The study, based at Vrije University in Amsterdam, revealed society is so obsessed with social media that we made need to put measures in place to develop a rehabilitation programme for addicts.
As part of the study researchers followed the online habits of 200 people. They found Facebook’s logo triggered “spontaneous, pleasurable reactions” which make it hard for regular users to resists online time.
Although, the sight of a Facebook logo didn’t have the same effect on less frequent social media users.
Nonetheless, the findings have experts concerned that it could be detrimental to mental health.
“Frequent Facebook users showed more favourable affective reactions in response to Facebook cues compared to control cues,” Dr Guido van Koningsbruggen.
“Less-frequent Facebook users' affective reactions did not differ between Facebook and control cues.
“These results support our hypothesis that exposure to social media cues triggers spontaneous hedonic reactions in frequent social media users.”
He went on to explain that given “cravings reflect one of the aspects of problematic or unregulated media use and have been associated with a preference for immediately rewarding behaviour when tempted, we speculate that the observed spontaneous hedonic reactions to social media cues might also be associated with people's failures to resist social media temptations.”
So basically, we’re already hooked.
Now researchers suggest educating people on understanding “hedonic” reactions.
Our generation is defined by a culture of likes, tweets and snaps, which can all be very distracting at times (to say the least).
So, this begs the question: Do the benefits of social media really justify the amount of time we spend on it? Here are seven reasons why you should limit the amount of time you spend on social media:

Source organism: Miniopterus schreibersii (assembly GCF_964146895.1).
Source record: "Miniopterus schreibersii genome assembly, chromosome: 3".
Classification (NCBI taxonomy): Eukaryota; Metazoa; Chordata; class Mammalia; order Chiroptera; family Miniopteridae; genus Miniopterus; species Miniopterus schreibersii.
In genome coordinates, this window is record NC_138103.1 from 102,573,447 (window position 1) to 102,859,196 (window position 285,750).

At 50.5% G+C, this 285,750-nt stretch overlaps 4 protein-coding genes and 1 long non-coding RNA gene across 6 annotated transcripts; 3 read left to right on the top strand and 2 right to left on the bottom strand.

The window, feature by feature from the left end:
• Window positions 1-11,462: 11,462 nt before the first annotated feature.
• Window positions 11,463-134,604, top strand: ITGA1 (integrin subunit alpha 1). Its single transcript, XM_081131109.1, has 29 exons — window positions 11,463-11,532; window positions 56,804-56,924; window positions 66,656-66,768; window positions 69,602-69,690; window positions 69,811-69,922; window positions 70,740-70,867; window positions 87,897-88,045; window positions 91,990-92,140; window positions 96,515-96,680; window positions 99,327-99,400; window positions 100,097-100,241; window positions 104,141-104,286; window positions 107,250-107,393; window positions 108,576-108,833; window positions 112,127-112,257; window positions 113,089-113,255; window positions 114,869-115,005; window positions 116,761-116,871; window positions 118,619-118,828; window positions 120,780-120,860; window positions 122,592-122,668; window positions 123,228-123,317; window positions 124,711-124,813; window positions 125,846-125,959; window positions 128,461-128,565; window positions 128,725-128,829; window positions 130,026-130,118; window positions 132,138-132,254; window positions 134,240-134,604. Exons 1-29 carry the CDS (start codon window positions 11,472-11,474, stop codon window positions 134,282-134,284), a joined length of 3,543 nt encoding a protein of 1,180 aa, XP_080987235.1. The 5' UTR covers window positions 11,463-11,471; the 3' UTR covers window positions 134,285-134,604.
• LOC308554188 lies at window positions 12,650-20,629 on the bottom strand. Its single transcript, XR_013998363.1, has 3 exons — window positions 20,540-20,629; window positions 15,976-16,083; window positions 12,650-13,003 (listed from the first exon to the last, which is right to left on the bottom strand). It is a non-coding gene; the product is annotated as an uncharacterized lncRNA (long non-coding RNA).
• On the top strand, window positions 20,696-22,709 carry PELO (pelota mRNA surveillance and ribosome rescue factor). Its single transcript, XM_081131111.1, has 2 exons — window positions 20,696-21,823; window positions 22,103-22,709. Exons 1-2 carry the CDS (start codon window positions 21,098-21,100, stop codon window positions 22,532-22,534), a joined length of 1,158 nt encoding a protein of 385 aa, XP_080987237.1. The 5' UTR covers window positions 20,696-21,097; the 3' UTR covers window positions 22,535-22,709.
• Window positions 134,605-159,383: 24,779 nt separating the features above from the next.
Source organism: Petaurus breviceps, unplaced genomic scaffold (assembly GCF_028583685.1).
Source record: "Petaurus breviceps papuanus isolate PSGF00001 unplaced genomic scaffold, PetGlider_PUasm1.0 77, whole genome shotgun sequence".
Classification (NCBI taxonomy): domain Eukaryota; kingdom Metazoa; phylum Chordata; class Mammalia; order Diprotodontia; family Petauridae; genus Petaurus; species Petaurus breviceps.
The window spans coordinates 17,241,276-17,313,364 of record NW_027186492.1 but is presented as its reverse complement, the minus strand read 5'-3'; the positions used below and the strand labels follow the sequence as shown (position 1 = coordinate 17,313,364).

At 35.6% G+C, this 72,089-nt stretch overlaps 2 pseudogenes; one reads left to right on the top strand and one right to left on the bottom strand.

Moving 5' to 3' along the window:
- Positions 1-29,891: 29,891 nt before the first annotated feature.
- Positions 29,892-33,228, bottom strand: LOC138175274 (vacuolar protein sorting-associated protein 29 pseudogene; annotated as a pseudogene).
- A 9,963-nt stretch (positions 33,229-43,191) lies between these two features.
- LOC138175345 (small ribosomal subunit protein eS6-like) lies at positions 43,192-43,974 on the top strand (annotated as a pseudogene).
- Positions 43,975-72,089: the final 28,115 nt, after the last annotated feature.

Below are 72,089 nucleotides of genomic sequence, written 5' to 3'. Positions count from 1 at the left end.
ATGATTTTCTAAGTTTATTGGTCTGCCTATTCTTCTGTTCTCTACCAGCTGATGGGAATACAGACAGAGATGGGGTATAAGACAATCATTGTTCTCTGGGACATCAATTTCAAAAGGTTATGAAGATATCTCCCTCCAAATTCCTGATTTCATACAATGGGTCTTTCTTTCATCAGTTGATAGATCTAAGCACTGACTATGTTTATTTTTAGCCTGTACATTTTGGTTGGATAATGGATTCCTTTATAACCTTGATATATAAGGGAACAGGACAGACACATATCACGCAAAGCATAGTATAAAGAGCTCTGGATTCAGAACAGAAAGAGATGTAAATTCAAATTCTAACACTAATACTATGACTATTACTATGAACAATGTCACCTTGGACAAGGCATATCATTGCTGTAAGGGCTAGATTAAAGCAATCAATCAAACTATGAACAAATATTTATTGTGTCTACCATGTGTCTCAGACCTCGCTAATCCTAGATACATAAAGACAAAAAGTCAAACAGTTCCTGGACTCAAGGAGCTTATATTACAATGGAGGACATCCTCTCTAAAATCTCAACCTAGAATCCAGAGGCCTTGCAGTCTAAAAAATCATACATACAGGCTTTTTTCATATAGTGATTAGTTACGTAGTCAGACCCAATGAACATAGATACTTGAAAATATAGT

1. Social media leads you to focus on others more than yourself.
One of the main problems with social media is you are often bombarded by others’ accomplishments.
Whether it’s someone uploading photos from his or her graduation or tweeting about an awesome new car, social media implicitly causes us to compare ourselves to others.
It’s not surprising that studies have shown individuals who spend a significant amount of time on social media report feelings of increased anxiety and low self-esteem.
The awareness for this type of problem has increased to the point where there’s now even a name for it: Social Media Anxiety Disorder.
Furthermore, many people we to whom we are connected on social media aren’t even what I would consider to be friends — I know the majority of my Facebook “friends” are really just old classmates I haven’t spoken to in several years.
The point is, we shouldn’t waste time scrutinizing what others are doing, especially if we aren’t even close with them to begin with.
Instead, we should focus on pursuing our own personal goals.
2. Social media presents us with a distorted version of reality.
As I mentioned in the previous point, it’s obvious the majority of what we see on social media doesn’t relate to positive thoughts or happy moments.
We tend not to see the struggles or low points in the lives of others, which makes us feel more conscious of our own flaws.
As a result, many people who use social media fall into the trap of trying to make their lives seem more glamorous than they really are.
In fact, I’ve heard many stories from friends who claim they are depressed or unhappy, despite those beautifully filtered pictures on their Instagram feeds.
We sometimes forget the fact that what we see on social media does not truly represent someone’s life; rather, it’s just a glimpse at one specifically chosen moment in it.
Once again, we should be more concerned with reality instead of trying to project a certain image via social media.
3. Social media causes your happiness to be too dependent on others.
Using social media is dangerous because you can easily get trapped in the mindset of seeking validation from others.
Your happiness should primarily depend on whether or not you enjoy a certain situation and not what others think.